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Maxwell: Organic Success In Soul

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R&B crooner Maxwell was one of the breakthrough artists in the early-'90s genre known as neo-soul. His 1996 debut, Maxwell's Urban Hang Suite, helped make him a heartthrob. His 2001 album, Now, helped make him a platinum-selling chart topper.

He was riding the success of that album when he decided to take a little break from music — time off that lasted nearly a decade — and then, last summer, he came back in a big way.

Maxwell released the album BLACKsummers'night — the first installment in a planned trilogy — and it's earned six nominations at Sunday night's Grammy Awards.

When Maxwell sat down at NPR's New York bureau, Weekend Edition Saturday guest host Audie Cornish asked him what he'd learned in his eight years out of the spotlight.

"More than anything, I learned that ... I was more than just the image that had been created in the music. I didn't have to be perfect," Maxwell says. "Hearing this new record, I feel like there's growth. I'm not trying to prove to you I can make a record."

When recording BLACKsummers'night, Maxwell says he was concerned that his sound wouldn't fit into the changing landscape of R&B. While he was recording the album, artists were increasingly AutoTuning their vocals, something Maxwell says he didn't intend to do. The decision seems to have paid off.

"It's incredible that something so organic can still mean something to people," he says.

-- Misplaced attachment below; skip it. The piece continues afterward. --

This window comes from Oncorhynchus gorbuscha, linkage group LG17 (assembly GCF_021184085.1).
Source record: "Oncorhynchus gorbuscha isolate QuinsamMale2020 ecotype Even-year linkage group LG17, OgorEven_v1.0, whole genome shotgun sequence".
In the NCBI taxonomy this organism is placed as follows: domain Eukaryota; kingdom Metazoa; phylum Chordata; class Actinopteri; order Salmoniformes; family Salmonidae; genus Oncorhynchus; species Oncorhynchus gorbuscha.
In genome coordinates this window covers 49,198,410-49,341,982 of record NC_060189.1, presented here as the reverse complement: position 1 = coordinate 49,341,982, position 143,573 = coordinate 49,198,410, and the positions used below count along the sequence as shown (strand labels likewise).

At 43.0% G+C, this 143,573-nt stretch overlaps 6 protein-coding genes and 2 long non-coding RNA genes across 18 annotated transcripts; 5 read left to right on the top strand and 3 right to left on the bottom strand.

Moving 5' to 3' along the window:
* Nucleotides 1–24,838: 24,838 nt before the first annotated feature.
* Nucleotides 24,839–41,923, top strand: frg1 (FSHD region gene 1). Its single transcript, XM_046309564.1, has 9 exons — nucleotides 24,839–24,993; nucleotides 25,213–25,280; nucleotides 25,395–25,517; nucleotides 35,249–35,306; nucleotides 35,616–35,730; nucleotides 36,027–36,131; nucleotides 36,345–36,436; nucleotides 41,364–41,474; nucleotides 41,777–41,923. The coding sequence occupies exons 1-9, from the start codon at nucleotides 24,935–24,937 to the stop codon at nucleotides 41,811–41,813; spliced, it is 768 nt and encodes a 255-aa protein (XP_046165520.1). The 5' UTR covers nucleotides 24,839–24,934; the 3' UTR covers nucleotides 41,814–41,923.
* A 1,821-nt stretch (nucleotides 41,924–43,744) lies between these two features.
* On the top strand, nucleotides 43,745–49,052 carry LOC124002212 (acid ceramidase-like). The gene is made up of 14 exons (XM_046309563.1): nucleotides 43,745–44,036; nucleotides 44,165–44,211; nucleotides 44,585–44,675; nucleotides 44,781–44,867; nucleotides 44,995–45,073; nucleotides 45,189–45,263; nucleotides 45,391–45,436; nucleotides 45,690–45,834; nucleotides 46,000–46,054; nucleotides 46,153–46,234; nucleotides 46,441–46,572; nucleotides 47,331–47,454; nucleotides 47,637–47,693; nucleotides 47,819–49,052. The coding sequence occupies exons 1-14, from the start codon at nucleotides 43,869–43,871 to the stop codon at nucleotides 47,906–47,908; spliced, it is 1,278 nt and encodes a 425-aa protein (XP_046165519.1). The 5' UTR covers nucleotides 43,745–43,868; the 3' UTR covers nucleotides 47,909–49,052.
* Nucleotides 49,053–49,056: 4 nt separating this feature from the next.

The inspiration for that organic sound came from some unexpected sources. Though Maxwell cited soul legends such as Marvin Gaye as inspiration, he says that alternative rock played a large role in helping him craft the album's sound.

"As I was getting inspired, I was more into the alternative rock scene," Maxwell says. "MGMT, Grizzly Bear, things that were more live-sounding, because a lot of the music that's in my genre wasn't as live-sounding as I wanted it to be."

That live sound has gained the album a lot of attention: Its single, "Pretty Wings," is up for Song of the Year. While being nominated for a Grammy is exciting, Maxwell says, winning one would be a great accomplishment. Nevertheless, he says he's only making music for one reason.

"My responsibility is to my own individuality," he says. "I'm supposed to love what I do, I'm supposed to have meaning behind it, [and] I think success will come from that only."

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Transcript

(Soundbite of song, "Sumthin' Sumthin')

MAXWELL (Singer): (Singing) All I wanna know is, if it's cool, we can do a little sumthin' sumthin'. Do a little sumthin'...

AUDIE CORNISH, host:

Crooner Maxwell was one of the breakthrough artists of the early '90s genre dubbed neo-soul. Songs like "Sumthin' Sumthin'" from his debut album, "Urban Hang Suite," back in 1996 made him a heartthrob. His 2001 album titled "Now" made his a platinum-selling chart topper. And he was riding the success of that album when he decided to take a little break from music - a break that lasted nearly a decade.

And then last summer he came back in a big way.

(Soundbite of song, "Help Somebody")

CORNISH: Maxwell released the album "BLACKsummers'night," the first of a trilogy, and it's earned six nominations at tomorrow night's Grammy Awards. Maxwell joins me now from our New York bureau. Maxwell, welcome.

MAXWELL: Hello, how are you?

CORNISH: It's great to hear you. Nice smooth voice.

MAXWELL: Oh, thank you so much.

CORNISH: I remember the BET Music Awards, I think it was 2008...

MAXWELL: Right, yeah.

CORNISH: ...and there was a tribute to Al Green. And out of nowhere, a gentleman took the stage, sans afro, still with the sunglasses. And there was a moment where, you know, it took us all a minute to say, is that Maxwell?

(Soundbite of BET broadcast)